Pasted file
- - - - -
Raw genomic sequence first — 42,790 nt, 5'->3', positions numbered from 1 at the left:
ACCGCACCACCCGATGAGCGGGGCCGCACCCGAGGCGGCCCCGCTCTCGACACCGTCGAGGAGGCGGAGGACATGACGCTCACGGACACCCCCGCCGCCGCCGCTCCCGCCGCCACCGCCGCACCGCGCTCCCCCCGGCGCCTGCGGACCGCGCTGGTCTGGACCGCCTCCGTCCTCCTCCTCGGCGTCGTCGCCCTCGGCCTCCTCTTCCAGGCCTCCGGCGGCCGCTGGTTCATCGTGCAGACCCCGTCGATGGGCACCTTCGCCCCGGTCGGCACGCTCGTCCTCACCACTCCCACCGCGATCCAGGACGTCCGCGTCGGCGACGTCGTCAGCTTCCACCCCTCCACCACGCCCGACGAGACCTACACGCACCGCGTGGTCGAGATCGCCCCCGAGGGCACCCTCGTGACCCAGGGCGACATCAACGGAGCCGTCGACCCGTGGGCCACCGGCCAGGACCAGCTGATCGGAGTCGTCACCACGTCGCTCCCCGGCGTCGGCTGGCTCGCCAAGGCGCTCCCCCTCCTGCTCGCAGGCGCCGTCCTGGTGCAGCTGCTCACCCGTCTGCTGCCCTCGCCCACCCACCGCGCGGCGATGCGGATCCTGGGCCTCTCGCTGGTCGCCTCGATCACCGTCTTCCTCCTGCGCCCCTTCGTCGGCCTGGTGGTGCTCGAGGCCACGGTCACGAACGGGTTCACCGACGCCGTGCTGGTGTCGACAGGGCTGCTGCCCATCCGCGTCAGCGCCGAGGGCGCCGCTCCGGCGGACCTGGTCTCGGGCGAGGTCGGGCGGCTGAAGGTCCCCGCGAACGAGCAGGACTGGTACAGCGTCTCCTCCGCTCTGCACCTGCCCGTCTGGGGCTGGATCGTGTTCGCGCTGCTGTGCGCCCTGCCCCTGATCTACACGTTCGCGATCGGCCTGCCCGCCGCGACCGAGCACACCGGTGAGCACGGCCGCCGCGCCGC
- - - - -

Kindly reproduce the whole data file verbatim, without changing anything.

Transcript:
Raw genomic sequence first — 42,790 nt, 5'->3', positions numbered from 1 at the left:
ACCGCACCACCCGATGAGCGGGGCCGCACCCGAGGCGGCCCCGCTCTCGACACCGTCGAGGAGGCGGAGGACATGACGCTCACGGACACCCCCGCCGCCGCCGCTCCCGCCGCCACCGCCGCACCGCGCTCCCCCCGGCGCCTGCGGACCGCGCTGGTCTGGACCGCCTCCGTCCTCCTCCTCGGCGTCGTCGCCCTCGGCCTCCTCTTCCAGGCCTCCGGCGGCCGCTGGTTCATCGTGCAGACCCCGTCGATGGGCACCTTCGCCCCGGTCGGCACGCTCGTCCTCACCACTCCCACCGCGATCCAGGACGTCCGCGTCGGCGACGTCGTCAGCTTCCACCCCTCCACCACGCCCGACGAGACCTACACGCACCGCGTGGTCGAGATCGCCCCCGAGGGCACCCTCGTGACCCAGGGCGACATCAACGGAGCCGTCGACCCGTGGGCCACCGGCCAGGACCAGCTGATCGGAGTCGTCACCACGTCGCTCCCCGGCGTCGGCTGGCTCGCCAAGGCGCTCCCCCTCCTGCTCGCAGGCGCCGTCCTGGTGCAGCTGCTCACCCGTCTGCTGCCCTCGCCCACCCACCGCGCGGCGATGCGGATCCTGGGCCTCTCGCTGGTCGCCTCGATCACCGTCTTCCTCCTGCGCCCCTTCGTCGGCCTGGTGGTGCTCGAGGCCACGGTCACGAACGGGTTCACCGACGCCGTGCTGGTGTCGACAGGGCTGCTGCCCATCCGCGTCAGCGCCGAGGGCGCCGCTCCGGCGGACCTGGTCTCGGGCGAGGTCGGGCGGCTGAAGGTCCCCGCGAACGAGCAGGACTGGTACAGCGTCTCCTCCGCTCTGCACCTGCCCGTCTGGGGCTGGATCGTGTTCGCGCTGCTGTGCGCCCTGCCCCTGATCTACACGTTCGCGATCGGCCTGCCCGCCGCGACCGAGCACACCGGTGAGCACGGCCGCCGCGCCGC